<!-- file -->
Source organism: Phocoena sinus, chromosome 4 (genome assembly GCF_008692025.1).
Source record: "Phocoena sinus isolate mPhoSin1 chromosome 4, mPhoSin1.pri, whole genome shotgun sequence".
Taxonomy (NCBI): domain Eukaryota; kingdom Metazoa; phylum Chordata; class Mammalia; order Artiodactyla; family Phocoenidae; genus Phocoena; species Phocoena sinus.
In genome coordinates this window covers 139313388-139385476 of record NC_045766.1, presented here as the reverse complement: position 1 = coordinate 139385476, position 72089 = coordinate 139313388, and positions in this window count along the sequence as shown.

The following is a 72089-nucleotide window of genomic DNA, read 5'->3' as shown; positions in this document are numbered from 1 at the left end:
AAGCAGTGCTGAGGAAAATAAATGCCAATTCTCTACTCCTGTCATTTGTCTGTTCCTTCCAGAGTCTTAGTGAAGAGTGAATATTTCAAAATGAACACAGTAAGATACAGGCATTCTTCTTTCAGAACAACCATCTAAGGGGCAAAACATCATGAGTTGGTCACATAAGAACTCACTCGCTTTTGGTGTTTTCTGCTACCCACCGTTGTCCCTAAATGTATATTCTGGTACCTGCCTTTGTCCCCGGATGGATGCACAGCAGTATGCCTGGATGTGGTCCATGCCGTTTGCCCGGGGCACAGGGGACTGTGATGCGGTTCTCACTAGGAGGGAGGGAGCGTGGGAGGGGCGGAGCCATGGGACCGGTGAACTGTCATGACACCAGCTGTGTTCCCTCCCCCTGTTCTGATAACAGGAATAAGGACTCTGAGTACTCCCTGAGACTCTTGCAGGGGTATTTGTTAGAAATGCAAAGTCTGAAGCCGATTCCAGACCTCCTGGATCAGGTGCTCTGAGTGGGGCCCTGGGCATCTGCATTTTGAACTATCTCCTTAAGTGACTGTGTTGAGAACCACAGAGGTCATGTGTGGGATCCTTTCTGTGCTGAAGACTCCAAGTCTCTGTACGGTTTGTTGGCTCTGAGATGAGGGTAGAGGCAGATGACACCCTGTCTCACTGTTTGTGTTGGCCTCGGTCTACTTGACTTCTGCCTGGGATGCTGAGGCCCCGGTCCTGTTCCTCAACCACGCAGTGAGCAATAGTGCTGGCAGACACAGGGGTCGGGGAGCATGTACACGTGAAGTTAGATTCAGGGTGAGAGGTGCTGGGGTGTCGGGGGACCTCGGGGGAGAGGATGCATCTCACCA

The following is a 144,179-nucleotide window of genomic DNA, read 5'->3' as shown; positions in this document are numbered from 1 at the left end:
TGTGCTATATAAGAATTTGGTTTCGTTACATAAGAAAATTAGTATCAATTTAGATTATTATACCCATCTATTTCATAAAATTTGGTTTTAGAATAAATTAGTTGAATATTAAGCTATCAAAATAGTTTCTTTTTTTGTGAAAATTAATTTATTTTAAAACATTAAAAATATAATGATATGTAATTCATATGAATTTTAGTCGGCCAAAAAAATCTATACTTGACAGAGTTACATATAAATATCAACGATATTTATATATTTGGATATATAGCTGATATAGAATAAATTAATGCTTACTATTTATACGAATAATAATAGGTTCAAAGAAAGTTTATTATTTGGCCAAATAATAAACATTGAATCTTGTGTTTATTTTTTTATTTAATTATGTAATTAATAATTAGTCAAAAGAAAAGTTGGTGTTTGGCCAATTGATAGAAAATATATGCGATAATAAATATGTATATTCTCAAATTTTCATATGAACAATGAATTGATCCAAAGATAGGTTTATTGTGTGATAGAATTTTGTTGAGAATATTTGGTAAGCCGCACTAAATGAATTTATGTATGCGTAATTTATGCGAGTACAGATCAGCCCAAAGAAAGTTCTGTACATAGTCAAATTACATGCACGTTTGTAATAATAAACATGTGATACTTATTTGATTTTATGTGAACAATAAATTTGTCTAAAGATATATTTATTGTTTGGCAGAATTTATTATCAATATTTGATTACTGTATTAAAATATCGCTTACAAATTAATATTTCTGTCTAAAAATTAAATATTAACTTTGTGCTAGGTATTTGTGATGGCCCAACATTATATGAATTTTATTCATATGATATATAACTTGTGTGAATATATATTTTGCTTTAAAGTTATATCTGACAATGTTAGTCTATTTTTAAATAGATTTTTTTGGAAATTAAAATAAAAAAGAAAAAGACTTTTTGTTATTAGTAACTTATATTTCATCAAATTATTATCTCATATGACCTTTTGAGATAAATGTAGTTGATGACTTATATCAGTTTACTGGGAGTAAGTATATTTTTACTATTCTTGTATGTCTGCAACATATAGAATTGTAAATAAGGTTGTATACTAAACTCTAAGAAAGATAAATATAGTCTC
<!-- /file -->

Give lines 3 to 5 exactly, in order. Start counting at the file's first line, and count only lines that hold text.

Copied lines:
Taxonomy (NCBI): domain Eukaryota; kingdom Metazoa; phylum Chordata; class Mammalia; order Artiodactyla; family Phocoenidae; genus Phocoena; species Phocoena sinus.
In genome coordinates this window covers 139313388-139385476 of record NC_045766.1, presented here as the reverse complement: position 1 = coordinate 139385476, position 72089 = coordinate 139313388, and positions in this window count along the sequence as shown.

The following is a 72089-nucleotide window of genomic DNA, read 5'->3' as shown; positions in this document are numbered from 1 at the left end: